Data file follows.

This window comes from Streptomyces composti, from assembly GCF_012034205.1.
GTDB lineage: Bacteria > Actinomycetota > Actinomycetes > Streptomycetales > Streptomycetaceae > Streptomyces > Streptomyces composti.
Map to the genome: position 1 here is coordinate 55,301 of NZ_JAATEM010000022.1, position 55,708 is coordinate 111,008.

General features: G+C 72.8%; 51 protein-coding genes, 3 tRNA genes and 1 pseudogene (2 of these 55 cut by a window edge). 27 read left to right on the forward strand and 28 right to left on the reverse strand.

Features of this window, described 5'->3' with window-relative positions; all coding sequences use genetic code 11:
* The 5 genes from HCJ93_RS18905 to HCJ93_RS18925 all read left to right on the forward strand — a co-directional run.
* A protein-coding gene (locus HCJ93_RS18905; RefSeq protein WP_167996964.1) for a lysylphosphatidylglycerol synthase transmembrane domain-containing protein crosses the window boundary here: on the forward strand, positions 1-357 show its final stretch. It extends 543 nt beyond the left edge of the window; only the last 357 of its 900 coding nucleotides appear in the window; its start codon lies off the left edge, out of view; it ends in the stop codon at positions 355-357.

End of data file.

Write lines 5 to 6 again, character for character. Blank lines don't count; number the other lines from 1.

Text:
Features of this window, described 5'->3' with window-relative positions; all coding sequences use genetic code 11:
* The 5 genes from HCJ93_RS18905 to HCJ93_RS18925 all read left to right on the forward strand — a co-directional run.